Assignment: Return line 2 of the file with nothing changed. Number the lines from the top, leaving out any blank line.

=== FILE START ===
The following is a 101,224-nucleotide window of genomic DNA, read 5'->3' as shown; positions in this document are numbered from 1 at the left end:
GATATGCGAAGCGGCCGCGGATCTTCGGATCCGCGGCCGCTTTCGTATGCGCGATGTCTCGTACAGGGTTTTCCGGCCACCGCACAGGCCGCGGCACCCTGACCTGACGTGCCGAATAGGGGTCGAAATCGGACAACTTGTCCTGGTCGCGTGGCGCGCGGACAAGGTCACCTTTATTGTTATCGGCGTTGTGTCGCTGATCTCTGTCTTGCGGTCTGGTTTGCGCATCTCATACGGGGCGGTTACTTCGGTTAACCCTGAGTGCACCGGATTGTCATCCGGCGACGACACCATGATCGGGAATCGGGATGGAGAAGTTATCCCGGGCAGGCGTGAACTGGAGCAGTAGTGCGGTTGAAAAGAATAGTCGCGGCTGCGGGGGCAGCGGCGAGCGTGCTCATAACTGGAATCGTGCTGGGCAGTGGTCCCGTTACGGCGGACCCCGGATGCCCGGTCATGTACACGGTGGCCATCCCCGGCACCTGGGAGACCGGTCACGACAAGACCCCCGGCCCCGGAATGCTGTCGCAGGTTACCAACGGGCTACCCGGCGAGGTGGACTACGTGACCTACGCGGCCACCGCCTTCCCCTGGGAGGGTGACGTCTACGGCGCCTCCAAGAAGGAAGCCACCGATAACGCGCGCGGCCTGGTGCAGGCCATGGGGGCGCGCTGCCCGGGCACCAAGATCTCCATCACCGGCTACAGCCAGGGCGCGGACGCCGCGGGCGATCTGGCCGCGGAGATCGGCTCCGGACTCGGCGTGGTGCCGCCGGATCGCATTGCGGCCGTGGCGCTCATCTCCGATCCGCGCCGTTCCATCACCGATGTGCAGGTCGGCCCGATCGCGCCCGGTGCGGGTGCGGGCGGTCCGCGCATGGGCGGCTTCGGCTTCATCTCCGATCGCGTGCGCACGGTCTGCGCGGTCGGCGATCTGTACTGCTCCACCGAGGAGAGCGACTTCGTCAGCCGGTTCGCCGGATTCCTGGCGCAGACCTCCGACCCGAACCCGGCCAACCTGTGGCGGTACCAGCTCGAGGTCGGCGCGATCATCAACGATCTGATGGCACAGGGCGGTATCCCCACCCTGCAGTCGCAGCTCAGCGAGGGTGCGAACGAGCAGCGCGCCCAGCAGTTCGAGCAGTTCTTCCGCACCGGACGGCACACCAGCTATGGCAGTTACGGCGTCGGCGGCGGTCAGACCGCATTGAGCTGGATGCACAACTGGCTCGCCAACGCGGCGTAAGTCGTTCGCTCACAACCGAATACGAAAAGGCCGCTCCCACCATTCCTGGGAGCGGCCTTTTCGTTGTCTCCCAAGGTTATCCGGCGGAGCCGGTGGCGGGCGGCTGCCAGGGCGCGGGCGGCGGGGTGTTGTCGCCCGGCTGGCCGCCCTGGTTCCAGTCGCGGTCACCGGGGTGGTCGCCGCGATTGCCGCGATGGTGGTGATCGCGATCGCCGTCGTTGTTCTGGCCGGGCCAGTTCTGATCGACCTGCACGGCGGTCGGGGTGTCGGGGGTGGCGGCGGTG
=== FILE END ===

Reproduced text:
GATATGCGAAGCGGCCGCGGATCTTCGGATCCGCGGCCGCTTTCGTATGCGCGATGTCTCGTACAGGGTTTTCCGGCCACCGCACAGGCCGCGGCACCCTGACCTGACGTGCCGAATAGGGGTCGAAATCGGACAACTTGTCCTGGTCGCGTGGCGCGCGGACAAGGTCACCTTTATTGTTATCGGCGTTGTGTCGCTGATCTCTGTCTTGCGGTCTGGTTTGCGCATCTCATACGGGGCGGTTACTTCGGTTAACCCTGAGTGCACCGGATTGTCATCCGGCGACGACACCATGATCGGGAATCGGGATGGAGAAGTTATCCCGGGCAGGCGTGAACTGGAGCAGTAGTGCGGTTGAAAAGAATAGTCGCGGCTGCGGGGGCAGCGGCGAGCGTGCTCATAACTGGAATCGTGCTGGGCAGTGGTCCCGTTACGGCGGACCCCGGATGCCCGGTCATGTACACGGTGGCCATCCCCGGCACCTGGGAGACCGGTCACGACAAGACCCCCGGCCCCGGAATGCTGTCGCAGGTTACCAACGGGCTACCCGGCGAGGTGGACTACGTGACCTACGCGGCCACCGCCTTCCCCTGGGAGGGTGACGTCTACGGCGCCTCCAAGAAGGAAGCCACCGATAACGCGCGCGGCCTGGTGCAGGCCATGGGGGCGCGCTGCCCGGGCACCAAGATCTCCATCACCGGCTACAGCCAGGGCGCGGACGCCGCGGGCGATCTGGCCGCGGAGATCGGCTCCGGACTCGGCGTGGTGCCGCCGGATCGCATTGCGGCCGTGGCGCTCATCTCCGATCCGCGCCGTTCCATCACCGATGTGCAGGTCGGCCCGATCGCGCCCGGTGCGGGTGCGGGCGGTCCGCGCATGGGCGGCTTCGGCTTCATCTCCGATCGCGTGCGCACGGTCTGCGCGGTCGGCGATCTGTACTGCTCCACCGAGGAGAGCGACTTCGTCAGCCGGTTCGCCGGATTCCTGGCGCAGACCTCCGACCCGAACCCGGCCAACCTGTGGCGGTACCAGCTCGAGGTCGGCGCGATCATCAACGATCTGATGGCACAGGGCGGTATCCCCACCCTGCAGTCGCAGCTCAGCGAGGGTGCGAACGAGCAGCGCGCCCAGCAGTTCGAGCAGTTCTTCCGCACCGGACGGCACACCAGCTATGGCAGTTACGGCGTCGGCGGCGGTCAGACCGCATTGAGCTGGATGCACAACTGGCTCGCCAACGCGGCGTAAGTCGTTCGCTCACAACCGAATACGAAAAGGCCGCTCCCACCATTCCTGGGAGCGGCCTTTTCGTTGTCTCCCAAGGTTATCCGGCGGAGCCGGTGGCGGGCGGCTGCCAGGGCGCGGGCGGCGGGGTGTTGTCGCCCGGCTGGCCGCCCTGGTTCCAGTCGCGGTCACCGGGGTGGTCGCCGCGATTGCCGCGATGGTGGTGATCGCGATCGCCGTCGTTGTTCTGGCCGGGCCAGTTCTGATCGACCTGCACGGCGGTCGGGGTGTCGGGGGTGGCGGCGGTG